Home buyers and sellers alike will come to a point in any real estate transaction in which a home inspection will be performed by a professional, and repairs will likely need to be addressed. Not every market works the same way, but in our local Harrisonburg/Rockingham County area, here’s how a real estate transaction typically happens.
After looking at several properties Buyer decides they want to put an offer on home. The buyer’s agent helps write up a purchase contract, which usually includes a few contingencies. The home inspection contingency is one of the most common. This means that the sale of the home will be contingent upon the “health” of the home. This process gives the buyer an opportunity to learn more about the condition of the systems of the property they are buying.
A home inspection should be performed by a licensed professional, and he or she will provide a written report of the over all condition of the property – good or bad. The buyer can then decide either to “bow out of the sale (typically only in extreme cases), or request repairs be made on the property (based on the report), and negotiations are finalized.
There can be several hurdles along the way to the closing table, but the home inspection process is usually the biggest.
// What is included in a Home Inspection Report?
The Home Inspector navigates the property with a fine-toothed comb, checking the systems of the home to ensure they work properly (i.e. plumbing, electrical, HVAC), the structure of the home (including chimneys, roof, foundation, etc.), insulation and ventilation, and all appliances that convey with the sale, noting any fixes that should be made.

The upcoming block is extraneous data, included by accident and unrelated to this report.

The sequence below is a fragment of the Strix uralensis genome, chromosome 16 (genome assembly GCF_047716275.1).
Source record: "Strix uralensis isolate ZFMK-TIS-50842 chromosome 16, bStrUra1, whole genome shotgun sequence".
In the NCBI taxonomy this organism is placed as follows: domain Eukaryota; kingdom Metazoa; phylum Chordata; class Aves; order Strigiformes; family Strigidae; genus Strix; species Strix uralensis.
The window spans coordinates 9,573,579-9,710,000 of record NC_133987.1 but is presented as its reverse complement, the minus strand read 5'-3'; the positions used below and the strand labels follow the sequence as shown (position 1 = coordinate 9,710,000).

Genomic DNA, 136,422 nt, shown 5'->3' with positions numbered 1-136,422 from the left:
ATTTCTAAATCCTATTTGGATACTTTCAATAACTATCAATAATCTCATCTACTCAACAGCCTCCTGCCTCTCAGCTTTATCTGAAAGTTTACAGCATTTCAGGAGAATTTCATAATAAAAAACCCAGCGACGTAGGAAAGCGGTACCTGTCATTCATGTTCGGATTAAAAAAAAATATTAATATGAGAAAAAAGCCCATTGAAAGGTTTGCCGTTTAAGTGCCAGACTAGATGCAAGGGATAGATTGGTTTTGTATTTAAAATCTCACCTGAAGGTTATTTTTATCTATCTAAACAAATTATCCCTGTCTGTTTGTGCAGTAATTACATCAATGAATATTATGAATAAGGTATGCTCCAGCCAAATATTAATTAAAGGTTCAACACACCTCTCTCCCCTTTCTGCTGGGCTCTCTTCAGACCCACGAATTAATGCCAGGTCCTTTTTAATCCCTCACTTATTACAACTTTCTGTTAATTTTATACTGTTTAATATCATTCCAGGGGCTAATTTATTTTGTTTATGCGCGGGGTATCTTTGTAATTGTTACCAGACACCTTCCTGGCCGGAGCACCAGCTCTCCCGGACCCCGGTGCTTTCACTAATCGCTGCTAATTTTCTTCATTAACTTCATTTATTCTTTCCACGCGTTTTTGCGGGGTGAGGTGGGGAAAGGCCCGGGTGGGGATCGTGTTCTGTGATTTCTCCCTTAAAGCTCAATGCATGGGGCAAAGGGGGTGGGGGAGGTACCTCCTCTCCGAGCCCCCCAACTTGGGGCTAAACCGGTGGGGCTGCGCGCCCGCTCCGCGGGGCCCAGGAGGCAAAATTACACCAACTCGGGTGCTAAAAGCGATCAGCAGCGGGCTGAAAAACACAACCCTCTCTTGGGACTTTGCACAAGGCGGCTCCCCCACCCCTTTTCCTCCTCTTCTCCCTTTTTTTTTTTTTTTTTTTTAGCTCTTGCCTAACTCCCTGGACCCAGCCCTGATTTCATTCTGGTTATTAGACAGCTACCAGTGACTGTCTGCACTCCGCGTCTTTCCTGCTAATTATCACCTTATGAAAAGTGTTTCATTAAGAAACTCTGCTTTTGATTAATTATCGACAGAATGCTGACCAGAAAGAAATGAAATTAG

Each recommended repair is noted in the report and some inspectors will rate the repairs in order of priority so the buyer can see which fixes’ should be done immediately, and which can be done on their own over time. The inspector will also likely take photos of any pertinent problems, especially in areas where visibility is limited (like cracks in chimney caps or foundation cracks deep inside the crawl space).
// Who decides what gets fixed? And who pays for it?
Typically, the party that orders the home inspection pays for it. Normally, that is the buyer. As for the fixes that get made, after the report is seen by both the buyer and the seller, negotiations will be made to determine which repairs are completed, and who will pay for those repairs. No two transactions are the same and I’ve seen this process play out in many different ways.
Thus, it is important to be prepared for any home inspection costs and repairs. Rarely is a home in perfect condition, so when you are thinking of purchasing a home, or even thinking of selling your own home, keep in mind that repairs will likely need to be made, and that you might have to foot that bill – or at least a portion of it.
- Sellers, it might be a good idea to have a pre-inspection done on your home. Before you list your home for sale, hire a Home Inspector to do a report on your property so you know what repairs will need to be made. A “clean bill of health” will be a positive for buyers interested in your property. If the initial report isn’t so good, make some repairs before listing!
- Buyers, remember to keep in mind that no home is perfect. If you have a home inspection done on a house that you love and it comes back with several necessary repairs, think about the big picture. Are these repairs worth making in the long run? (Your agent will be able to help you navigate through this as well.)
// Have questions about home inspections?
Contact us or let us know in the comments! We’re happy to help, or point you in the right direction.